DAVID KRONEMYER: And I literally mean “power.” An article in today’s Wall Street Journal reminded me of how Noriega was driven out of Panama when American troops played rock music after he holed up in the Vatican embassy, Córdoba, J., “Booming Panama City Await’s Noriega’s Return,” Wall St. Journal (Feb. 17, 2007). Songs played included Jimi Hendrix’s electrifying version of “The Star Spangled Banner” and Elvis Presley’s “Jailhouse Rock.”
I wonder how the decision process went. “Soldier, it looks like we’ve got him surrounded, but how do we get him out?” “Well, sir, I suggest rock music.” “Rock music? Great idea, trooper. Bring up the amplifiers, speakers, and a CD player.” “They’ve arrived, sir; what shall we play?” “What do you suggest, corporal?” “I suggest Jimi Hendrix, sir.” “Great choice! Activate music barrage!”
The poignancy of this mental image made me wonder about other occasions in history when the propulsive force of music was used in combat. Off-hand, I can recall several such incidents, both real and fictional:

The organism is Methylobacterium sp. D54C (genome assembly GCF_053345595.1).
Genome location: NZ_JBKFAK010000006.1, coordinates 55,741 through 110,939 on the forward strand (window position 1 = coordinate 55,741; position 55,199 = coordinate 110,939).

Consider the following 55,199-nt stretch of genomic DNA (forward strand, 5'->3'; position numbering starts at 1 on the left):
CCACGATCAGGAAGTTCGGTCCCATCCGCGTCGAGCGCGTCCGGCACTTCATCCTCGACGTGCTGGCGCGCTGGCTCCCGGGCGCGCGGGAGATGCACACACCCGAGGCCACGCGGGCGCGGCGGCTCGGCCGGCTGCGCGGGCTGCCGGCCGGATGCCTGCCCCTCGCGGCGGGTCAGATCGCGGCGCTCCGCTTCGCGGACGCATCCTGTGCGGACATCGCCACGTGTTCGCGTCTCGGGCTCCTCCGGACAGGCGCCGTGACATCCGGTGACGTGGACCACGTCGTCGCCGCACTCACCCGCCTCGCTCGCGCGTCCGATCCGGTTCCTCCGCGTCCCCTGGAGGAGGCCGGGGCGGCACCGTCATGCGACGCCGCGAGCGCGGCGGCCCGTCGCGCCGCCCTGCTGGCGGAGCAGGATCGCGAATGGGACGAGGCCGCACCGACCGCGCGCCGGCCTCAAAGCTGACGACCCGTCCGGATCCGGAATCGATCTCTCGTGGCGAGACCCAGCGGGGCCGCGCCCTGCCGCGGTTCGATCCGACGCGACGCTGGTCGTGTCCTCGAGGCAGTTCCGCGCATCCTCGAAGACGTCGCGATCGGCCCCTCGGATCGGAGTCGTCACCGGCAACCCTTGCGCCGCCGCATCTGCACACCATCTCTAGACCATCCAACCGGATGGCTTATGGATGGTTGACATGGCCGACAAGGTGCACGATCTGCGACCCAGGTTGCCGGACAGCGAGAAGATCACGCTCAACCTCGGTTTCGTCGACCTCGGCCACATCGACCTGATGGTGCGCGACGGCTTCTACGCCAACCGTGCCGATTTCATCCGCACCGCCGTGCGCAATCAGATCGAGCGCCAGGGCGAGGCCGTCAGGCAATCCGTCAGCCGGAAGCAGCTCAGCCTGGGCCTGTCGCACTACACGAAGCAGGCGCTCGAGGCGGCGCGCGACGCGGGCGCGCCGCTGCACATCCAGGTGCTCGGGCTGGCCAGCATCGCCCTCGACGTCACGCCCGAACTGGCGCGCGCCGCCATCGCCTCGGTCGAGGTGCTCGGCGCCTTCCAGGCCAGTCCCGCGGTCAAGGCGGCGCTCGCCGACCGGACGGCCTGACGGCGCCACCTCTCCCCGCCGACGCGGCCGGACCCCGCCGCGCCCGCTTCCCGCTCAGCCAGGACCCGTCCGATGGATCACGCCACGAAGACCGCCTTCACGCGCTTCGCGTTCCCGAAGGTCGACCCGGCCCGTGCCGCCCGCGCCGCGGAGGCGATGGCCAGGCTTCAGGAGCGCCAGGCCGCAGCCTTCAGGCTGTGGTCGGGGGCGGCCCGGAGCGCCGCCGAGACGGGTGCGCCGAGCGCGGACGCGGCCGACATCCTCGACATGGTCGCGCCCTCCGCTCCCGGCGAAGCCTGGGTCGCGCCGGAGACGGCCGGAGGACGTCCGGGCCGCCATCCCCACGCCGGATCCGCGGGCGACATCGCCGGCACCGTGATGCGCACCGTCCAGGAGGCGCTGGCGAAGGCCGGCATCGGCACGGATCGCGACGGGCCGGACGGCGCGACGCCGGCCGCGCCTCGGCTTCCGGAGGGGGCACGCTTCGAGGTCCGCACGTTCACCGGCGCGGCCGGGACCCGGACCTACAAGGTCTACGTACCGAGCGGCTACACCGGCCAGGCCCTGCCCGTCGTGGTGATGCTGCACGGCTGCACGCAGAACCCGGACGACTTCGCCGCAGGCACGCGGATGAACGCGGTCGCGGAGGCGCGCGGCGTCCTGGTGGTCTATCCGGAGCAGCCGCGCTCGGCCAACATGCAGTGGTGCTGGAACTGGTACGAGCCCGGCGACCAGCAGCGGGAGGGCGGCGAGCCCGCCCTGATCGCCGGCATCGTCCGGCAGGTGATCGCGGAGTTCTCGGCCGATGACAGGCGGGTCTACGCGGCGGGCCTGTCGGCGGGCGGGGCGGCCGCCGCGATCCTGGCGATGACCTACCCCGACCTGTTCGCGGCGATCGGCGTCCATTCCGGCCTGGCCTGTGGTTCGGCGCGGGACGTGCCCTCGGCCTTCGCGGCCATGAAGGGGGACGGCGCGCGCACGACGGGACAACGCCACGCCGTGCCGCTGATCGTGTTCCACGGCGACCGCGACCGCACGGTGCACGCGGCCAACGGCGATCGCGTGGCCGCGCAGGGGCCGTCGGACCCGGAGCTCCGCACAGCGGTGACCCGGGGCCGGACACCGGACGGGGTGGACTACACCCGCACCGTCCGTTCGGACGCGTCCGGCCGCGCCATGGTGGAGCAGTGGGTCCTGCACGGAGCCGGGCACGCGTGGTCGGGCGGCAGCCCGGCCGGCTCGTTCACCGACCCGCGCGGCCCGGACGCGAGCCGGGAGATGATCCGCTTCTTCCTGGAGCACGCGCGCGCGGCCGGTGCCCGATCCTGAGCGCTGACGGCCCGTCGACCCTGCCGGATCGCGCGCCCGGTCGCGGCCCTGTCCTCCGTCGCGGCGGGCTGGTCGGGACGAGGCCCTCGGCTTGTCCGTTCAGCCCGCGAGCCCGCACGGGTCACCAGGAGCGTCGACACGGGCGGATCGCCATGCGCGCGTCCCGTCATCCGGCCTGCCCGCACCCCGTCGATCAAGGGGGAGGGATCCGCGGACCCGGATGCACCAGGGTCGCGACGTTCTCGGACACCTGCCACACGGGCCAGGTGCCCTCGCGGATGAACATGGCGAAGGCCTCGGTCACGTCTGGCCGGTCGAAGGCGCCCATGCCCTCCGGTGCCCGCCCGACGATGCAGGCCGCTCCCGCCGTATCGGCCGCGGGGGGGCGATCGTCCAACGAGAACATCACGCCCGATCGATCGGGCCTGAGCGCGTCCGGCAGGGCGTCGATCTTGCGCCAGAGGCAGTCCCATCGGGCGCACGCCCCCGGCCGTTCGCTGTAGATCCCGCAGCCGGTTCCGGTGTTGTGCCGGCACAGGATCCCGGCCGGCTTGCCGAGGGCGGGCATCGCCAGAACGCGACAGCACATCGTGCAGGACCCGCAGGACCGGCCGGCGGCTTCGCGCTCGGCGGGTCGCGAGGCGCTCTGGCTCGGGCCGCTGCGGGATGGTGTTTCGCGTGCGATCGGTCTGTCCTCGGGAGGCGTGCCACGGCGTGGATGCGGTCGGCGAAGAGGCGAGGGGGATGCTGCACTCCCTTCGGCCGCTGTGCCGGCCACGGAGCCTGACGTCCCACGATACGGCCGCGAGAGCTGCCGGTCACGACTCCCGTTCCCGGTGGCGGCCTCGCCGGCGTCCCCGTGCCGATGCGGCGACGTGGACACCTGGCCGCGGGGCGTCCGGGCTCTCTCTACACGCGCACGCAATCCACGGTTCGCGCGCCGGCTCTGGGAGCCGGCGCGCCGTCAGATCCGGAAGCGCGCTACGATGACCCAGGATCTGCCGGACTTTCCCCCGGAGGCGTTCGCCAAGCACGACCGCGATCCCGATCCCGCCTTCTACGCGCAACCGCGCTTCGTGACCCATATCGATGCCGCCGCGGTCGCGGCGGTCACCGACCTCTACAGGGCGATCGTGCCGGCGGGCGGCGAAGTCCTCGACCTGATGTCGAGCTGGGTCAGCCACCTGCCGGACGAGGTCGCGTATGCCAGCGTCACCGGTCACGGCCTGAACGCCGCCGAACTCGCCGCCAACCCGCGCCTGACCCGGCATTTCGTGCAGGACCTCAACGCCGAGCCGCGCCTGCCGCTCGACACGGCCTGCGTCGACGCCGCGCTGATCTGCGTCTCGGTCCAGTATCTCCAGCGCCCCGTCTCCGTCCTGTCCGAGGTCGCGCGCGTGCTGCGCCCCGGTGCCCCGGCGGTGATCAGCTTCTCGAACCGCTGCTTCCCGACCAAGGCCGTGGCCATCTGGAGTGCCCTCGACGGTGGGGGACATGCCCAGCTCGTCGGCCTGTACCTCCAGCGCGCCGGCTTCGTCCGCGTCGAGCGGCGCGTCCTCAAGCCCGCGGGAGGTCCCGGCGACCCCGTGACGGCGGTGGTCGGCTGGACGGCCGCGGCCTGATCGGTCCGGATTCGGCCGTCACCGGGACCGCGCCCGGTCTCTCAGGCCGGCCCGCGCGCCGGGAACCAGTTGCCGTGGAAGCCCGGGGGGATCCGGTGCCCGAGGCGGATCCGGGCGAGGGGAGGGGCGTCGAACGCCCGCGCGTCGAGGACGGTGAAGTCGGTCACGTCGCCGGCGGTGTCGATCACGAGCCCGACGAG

1. God told the ancient Israelites to march around Jericho once a day for six days. Then, on the seventh day, they were to march around seven times, with seven priests blowing on seven rams’ horns. A ram’s horn also is known as a “shofar.” Because of its distinct noise, it often was used as a signal in battle. This time, however, the blast was so strong, the city’s walls fell down flat. Whereupon the Israelites massacred everyone, “both men and women, young and old, oxen, sheep, and asses, with the edge of the sword,” Joshua 6:1-21. With the exception of the prostitute Rahab and her family, who had sheltered some Israelite spies.
2. In “Apocalypse Now,” Robert Duvall played Lt. Colonel Kilgore, who was fond of invading villages while blasting Wagner’s “Ride of the Valkyrie” from loudspeakers mounted on helicopters. Upon landing, he uttered his famous line: “You smell that? Do you smell that? Napalm, son. Nothing else in the world smells like that. I love the smell of napalm in the morning.”
3. And then, of course, in Tim Burton’s “Mars Attacks,” the human race is saved from extinction when Grandma Florence Norris, played by Sylvia Sidney, discovers the brains of the invading Martians explode upon playing a piece of yodeling music – “Indian Love Call,” by Slim Whitman. The same thing also happened in “Attack of the Killer Tomatoes,” only the song was “Puberty Love,” performed by Matt Cameron, who would later go on to be the drummer for Soundgarden and Pearl Jam.
Will wonders never cease? Please send me an e-mail if you can think of any additions to this list.